By Tony Barthel
Last week I shared a story about an incredible semi-truck sleeper cab and I don’t think I was clear about the fact that there are people who tow fifth wheels with what are called HDTs, or Heavy Duty Trucks. So what kind of trailer might you want to tow with an HDT? Perhaps this Heartland Big Country 370FB2 fifth wheel.
A few years ago, when California was having such intense wildfires and people were losing their homes, our dealership carried this brand of fifth wheel and it was all we could do to keep them in stock as people were looking for a replacement for the home the wildfires took. I got to see a good number of these Heartland Big Country 5ers come through the dealership on their way to being a temporary house while the owners built their new home.
There is a lot to like about these from a features standpoint. For example, in this model the kitchen features a good amount of counter space on a kitchen island surrounding a deep two-bowl stainless steel sink. The stovetop isn’t your typical RV stove but, rather, is a three-burner arrangement with very high-quality burners including a very high-performance center burner that can really bring on the heat. Beneath that is a real convection oven and above it is a 30” convection microwave.
These now come with only a residential refrigerator, and it’s a fancy model with French doors at the top and a slide-out freezer.
People also liked the fact that these had heated and massaging theater seats opposite an absolutely huge TV and fireplace. At the back of this model at a 90° angle from those theater seats is a jackknife sofa which can legitimately sleep two guests. It’s actually not horribly uncomfortable for sleeping unlike some of their kind.
Those guests will have access to one of two bathrooms in this unit, that being a downstairs half bath with toilet and sink. This actually would be a good full-time living model, especially if you have friends or relatives who come to stay for a few days at a time, because of this two-bath arrangement.
Upstairs you’ll find a king-sized bed in a slide opposite which is a set-in a window much like the houses in the neighborhood I grew up in where they had bay windows and the ladies would sit in those windows and do their sewing. But I digress. And RVs don’t have bay windows.
They do have a second bathroom that is essentially a good chunk of the nose cap of this unit, so you get a substantial shower and roomy bathroom and it feels like a “master bath” since you’re passing the bedroom to get into it. What isn’t bathroom space is used as a walk-in closet and that, too, is substantial.
Honestly, this really is a great unit for full-time living and, if I remember correctly, Big Country does warrant them for that… though I don’t see any reference to that on their website. But we all know RV company websites can be pretty lousy.
Another thing people liked about these was that the walls are 2” thick and you can get the frameless windows in dual-pane mode. While we don’t see Minnesota winter temps here in NorCal, we do get below freezing overnight (not good for wine grapes), so the insulation is much appreciated.
Since many of these customers had never been RVers before, they also appreciated the six-point hydraulic auto level where the coach would level up at the touch of a button.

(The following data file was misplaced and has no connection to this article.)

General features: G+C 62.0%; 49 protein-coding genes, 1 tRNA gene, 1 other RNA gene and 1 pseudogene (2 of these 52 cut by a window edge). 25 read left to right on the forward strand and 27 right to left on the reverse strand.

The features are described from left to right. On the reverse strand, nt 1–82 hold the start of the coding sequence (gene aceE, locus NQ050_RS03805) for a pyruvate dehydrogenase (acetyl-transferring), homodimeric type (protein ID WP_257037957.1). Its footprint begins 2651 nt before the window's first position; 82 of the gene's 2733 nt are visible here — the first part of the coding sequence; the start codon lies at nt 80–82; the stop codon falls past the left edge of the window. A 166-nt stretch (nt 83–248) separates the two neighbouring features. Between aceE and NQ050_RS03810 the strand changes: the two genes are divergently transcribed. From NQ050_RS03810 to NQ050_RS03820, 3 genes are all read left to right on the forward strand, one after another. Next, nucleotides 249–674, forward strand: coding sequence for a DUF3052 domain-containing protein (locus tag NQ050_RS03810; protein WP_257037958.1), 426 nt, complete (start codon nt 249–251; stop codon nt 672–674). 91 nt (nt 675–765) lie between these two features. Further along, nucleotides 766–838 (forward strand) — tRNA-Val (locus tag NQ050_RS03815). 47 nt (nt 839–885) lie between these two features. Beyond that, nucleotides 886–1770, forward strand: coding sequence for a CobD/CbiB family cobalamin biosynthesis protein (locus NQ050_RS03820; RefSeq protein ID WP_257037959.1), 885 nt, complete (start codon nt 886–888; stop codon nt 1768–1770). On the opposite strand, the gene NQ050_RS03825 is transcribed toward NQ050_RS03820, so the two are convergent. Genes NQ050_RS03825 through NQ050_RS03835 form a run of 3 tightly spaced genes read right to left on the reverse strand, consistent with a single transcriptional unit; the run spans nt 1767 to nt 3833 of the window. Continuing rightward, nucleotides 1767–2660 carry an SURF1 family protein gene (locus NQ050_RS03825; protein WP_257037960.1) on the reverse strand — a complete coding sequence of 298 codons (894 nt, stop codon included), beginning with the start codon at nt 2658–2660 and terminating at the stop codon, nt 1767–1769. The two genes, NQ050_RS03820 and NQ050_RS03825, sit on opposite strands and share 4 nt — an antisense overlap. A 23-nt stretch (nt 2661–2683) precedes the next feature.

I see that Heartland has also gone to Azdel substrates in their wall construction – and the drop-frame construction was a hit, too, as it provided a lot of storage space in the pass-through baggage compartments up front.
Lastly, since this beast is a big, heavy 5er, Heartland’s rep always extolled the virtues of their suspension which is a MORryde Series 3,000 two-axle system that incorporates shock absorbers. While these didn’t get towed by most of the people we sold them to, this would be an advantage for those towing these around. In our case, many of these were towed to the site by us.
I do not know if this has changed or not, but I also handled the warranties for our dealership and dealing with Heartland’s warranty system was a lesson in frustration for me. There were times I had to make multiple requests for coverage or parts and even one time I was so angry at the process I threw my computer mouse across the room.
To be fair, this was a few years ago and things may have changed – but they may not have.
If nothing else, this is certainly an interesting floor plan and really would make a good unit for full-time living or just a nice way to get away. I hope that Heartland’s service to their dealers has improved since I worked with them, as they do produce nice units that have a lot of the right specs. The place where I worked had since dropped Heartland partially because of these warranty challenges so I can’t tell you if they’ve been fixed or not. Might be a question for whomever handles the warranties at the dealership you go to if this is a unit that intrigues you.
Also, I fully encourage responses from owners of Big Country products on how the warranty service has been for you. I am hoping that they have made the big improvements that were promised to us.
These RV reviews are written based on information provided by the manufacturers along with our writer’s own research. We receive no money or other financial benefits from these reviews. They are intended only as a brief overview of the vehicle, not a comprehensive critique, which would require a thorough inspection and/or test drive.